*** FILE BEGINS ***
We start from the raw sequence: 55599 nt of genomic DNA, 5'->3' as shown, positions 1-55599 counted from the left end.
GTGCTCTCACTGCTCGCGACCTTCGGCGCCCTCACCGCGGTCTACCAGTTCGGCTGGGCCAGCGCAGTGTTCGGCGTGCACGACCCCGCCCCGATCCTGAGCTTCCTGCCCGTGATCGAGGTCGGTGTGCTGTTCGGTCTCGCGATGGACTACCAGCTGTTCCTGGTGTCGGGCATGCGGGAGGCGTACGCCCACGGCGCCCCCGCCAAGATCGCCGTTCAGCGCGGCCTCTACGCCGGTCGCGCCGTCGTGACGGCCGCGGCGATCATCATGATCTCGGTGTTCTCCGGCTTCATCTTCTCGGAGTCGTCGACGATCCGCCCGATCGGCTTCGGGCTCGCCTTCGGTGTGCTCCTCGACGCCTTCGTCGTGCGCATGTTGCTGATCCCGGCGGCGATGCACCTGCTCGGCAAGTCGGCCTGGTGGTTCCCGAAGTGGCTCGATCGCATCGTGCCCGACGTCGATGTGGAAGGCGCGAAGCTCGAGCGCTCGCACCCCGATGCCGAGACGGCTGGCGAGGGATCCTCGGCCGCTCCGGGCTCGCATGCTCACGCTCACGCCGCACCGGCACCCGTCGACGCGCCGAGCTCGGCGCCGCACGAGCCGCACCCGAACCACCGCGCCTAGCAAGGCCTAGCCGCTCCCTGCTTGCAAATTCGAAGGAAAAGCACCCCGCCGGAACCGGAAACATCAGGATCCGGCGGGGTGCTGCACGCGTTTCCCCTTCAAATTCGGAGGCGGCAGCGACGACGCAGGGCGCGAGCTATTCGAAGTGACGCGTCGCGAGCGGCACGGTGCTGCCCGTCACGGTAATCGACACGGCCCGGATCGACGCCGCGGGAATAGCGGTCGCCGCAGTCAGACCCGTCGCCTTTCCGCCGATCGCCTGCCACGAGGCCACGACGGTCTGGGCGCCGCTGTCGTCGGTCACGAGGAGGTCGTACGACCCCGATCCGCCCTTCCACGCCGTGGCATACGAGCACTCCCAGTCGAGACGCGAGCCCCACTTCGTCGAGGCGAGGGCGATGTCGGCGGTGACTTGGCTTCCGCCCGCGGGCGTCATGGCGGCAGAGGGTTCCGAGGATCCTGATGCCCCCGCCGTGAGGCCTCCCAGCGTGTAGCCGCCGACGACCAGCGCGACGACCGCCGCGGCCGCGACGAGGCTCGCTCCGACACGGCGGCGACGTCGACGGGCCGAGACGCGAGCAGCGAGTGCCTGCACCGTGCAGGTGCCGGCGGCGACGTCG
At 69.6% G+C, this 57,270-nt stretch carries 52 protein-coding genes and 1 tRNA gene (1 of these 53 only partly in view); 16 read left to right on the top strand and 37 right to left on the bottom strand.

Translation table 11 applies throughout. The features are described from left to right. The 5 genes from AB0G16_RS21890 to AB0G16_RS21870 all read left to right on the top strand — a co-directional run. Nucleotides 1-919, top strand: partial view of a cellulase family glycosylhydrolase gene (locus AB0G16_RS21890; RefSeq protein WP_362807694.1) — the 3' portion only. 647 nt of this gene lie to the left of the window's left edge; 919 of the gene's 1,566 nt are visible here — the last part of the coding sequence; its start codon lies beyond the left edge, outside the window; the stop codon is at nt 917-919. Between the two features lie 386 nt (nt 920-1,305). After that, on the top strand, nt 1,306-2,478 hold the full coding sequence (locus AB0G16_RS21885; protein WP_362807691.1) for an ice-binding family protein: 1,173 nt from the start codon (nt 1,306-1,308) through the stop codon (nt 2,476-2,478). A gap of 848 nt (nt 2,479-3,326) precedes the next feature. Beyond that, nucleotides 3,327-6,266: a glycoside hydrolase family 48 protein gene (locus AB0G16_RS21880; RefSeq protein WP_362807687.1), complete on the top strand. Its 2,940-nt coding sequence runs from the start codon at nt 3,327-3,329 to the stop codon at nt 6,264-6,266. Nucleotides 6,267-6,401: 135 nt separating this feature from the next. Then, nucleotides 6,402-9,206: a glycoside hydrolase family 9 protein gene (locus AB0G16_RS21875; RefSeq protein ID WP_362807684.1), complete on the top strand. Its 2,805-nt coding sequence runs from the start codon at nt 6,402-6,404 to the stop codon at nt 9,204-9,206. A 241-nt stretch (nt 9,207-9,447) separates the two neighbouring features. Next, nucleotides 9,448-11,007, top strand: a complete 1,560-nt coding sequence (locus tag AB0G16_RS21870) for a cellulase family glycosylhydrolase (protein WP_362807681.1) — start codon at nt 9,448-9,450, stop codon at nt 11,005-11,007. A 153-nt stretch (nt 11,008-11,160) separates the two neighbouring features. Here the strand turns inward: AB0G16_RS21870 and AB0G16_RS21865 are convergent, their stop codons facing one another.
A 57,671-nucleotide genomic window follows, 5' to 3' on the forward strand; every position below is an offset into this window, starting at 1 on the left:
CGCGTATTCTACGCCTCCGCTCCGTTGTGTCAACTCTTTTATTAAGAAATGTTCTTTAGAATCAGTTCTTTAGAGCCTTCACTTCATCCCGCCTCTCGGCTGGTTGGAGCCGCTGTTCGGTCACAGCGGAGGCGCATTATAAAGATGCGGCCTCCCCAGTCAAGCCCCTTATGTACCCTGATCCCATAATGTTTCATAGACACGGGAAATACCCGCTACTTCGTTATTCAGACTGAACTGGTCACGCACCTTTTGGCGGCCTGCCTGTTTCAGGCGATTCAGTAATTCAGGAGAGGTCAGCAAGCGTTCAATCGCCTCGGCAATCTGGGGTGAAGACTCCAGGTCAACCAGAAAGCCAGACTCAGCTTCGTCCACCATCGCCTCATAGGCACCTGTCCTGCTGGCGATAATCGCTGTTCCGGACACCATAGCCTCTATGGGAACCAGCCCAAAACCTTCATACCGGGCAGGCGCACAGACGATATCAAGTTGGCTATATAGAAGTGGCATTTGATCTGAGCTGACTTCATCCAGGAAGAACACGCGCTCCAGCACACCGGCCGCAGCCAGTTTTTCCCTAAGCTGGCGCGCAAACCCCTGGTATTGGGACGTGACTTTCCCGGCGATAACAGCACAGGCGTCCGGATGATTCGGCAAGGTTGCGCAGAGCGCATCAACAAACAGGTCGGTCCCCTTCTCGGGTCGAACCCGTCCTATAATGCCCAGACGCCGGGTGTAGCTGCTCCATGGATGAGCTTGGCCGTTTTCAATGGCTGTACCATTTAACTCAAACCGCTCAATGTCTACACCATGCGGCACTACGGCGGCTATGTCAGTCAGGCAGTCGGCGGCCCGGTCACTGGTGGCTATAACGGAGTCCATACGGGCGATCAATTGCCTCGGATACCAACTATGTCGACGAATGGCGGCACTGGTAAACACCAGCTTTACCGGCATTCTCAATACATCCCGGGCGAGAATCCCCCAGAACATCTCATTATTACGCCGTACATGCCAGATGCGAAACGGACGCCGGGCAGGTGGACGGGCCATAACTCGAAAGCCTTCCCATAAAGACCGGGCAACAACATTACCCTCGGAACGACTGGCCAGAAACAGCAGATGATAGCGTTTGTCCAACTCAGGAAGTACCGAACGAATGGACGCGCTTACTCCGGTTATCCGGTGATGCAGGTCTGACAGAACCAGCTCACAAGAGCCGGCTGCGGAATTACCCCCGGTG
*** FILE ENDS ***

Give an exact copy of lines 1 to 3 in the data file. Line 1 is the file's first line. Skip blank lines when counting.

We start from the raw sequence: 55599 nt of genomic DNA, 5'->3' as shown, positions 1-55599 counted from the left end.
GTGCTCTCACTGCTCGCGACCTTCGGCGCCCTCACCGCGGTCTACCAGTTCGGCTGGGCCAGCGCAGTGTTCGGCGTGCACGACCCCGCCCCGATCCTGAGCTTCCTGCCCGTGATCGAGGTCGGTGTGCTGTTCGGTCTCGCGATGGACTACCAGCTGTTCCTGGTGTCGGGCATGCGGGAGGCGTACGCCCACGGCGCCCCCGCCAAGATCGCCGTTCAGCGCGGCCTCTACGCCGGTCGCGCCGTCGTGACGGCCGCGGCGATCATCATGATCTCGGTGTTCTCCGGCTTCATCTTCTCGGAGTCGTCGACGATCCGCCCGATCGGCTTCGGGCTCGCCTTCGGTGTGCTCCTCGACGCCTTCGTCGTGCGCATGTTGCTGATCCCGGCGGCGATGCACCTGCTCGGCAAGTCGGCCTGGTGGTTCCCGAAGTGGCTCGATCGCATCGTGCCCGACGTCGATGTGGAAGGCGCGAAGCTCGAGCGCTCGCACCCCGATGCCGAGACGGCTGGCGAGGGATCCTCGGCCGCTCCGGGCTCGCATGCTCACGCTCACGCCGCACCGGCACCCGTCGACGCGCCGAGCTCGGCGCCGCACGAGCCGCACCCGAACCACCGCGCCTAGCAAGGCCTAGCCGCTCCCTGCTTGCAAATTCGAAGGAAAAGCACCCCGCCGGAACCGGAAACATCAGGATCCGGCGGGGTGCTGCACGCGTTTCCCCTTCAAATTCGGAGGCGGCAGCGACGACGCAGGGCGCGAGCTATTCGAAGTGACGCGTCGCGAGCGGCACGGTGCTGCCCGTCACGGTAATCGACACGGCCCGGATCGACGCCGCGGGAATAGCGGTCGCCGCAGTCAGACCCGTCGCCTTTCCGCCGATCGCCTGCCACGAGGCCACGACGGTCTGGGCGCCGCTGTCGTCGGTCACGAGGAGGTCGTACGACCCCGATCCGCCCTTCCACGCCGTGGCATACGAGCACTCCCAGTCGAGACGCGAGCCCCACTTCGTCGAGGCGAGGGCGATGTCGGCGGTGACTTGGCTTCCGCCCGCGGGCGTCATGGCGGCAGAGGGTTCCGAGGATCCTGATGCCCCCGCCGTGAGGCCTCCCAGCGTGTAGCCGCCGACGACCAGCGCGACGACCGCCGCGGCCGCGACGAGGCTCGCTCCGACACGGCGGCGACGTCGACGGGCCGAGACGCGAGCAGCGAGTGCCTGCACCGTGCAGGTGCCGGCGGCGACGTCG
At 69.6% G+C, this 57,270-nt stretch carries 52 protein-coding genes and 1 tRNA gene (1 of these 53 only partly in view); 16 read left to right on the top strand and 37 right to left on the bottom strand.